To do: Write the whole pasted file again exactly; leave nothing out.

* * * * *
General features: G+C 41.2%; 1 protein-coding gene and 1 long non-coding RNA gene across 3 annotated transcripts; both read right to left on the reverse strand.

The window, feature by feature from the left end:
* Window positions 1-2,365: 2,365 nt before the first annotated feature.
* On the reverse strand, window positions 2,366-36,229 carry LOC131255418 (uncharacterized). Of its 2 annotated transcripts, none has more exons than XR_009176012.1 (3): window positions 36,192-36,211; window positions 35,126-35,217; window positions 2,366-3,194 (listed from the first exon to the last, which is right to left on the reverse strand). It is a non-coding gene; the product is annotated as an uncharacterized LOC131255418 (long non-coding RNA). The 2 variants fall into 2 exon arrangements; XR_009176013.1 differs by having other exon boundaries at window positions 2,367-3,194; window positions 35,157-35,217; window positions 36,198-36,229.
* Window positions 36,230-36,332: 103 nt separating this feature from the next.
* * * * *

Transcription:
General features: G+C 41.2%; 1 protein-coding gene and 1 long non-coding RNA gene across 3 annotated transcripts; both read right to left on the reverse strand.

The window, feature by feature from the left end:
* Window positions 1-2,365: 2,365 nt before the first annotated feature.
* On the reverse strand, window positions 2,366-36,229 carry LOC131255418 (uncharacterized). Of its 2 annotated transcripts, none has more exons than XR_009176012.1 (3): window positions 36,192-36,211; window positions 35,126-35,217; window positions 2,366-3,194 (listed from the first exon to the last, which is right to left on the reverse strand). It is a non-coding gene; the product is annotated as an uncharacterized LOC131255418 (long non-coding RNA). The 2 variants fall into 2 exon arrangements; XR_009176013.1 differs by having other exon boundaries at window positions 2,367-3,194; window positions 35,157-35,217; window positions 36,198-36,229.
* Window positions 36,230-36,332: 103 nt separating this feature from the next.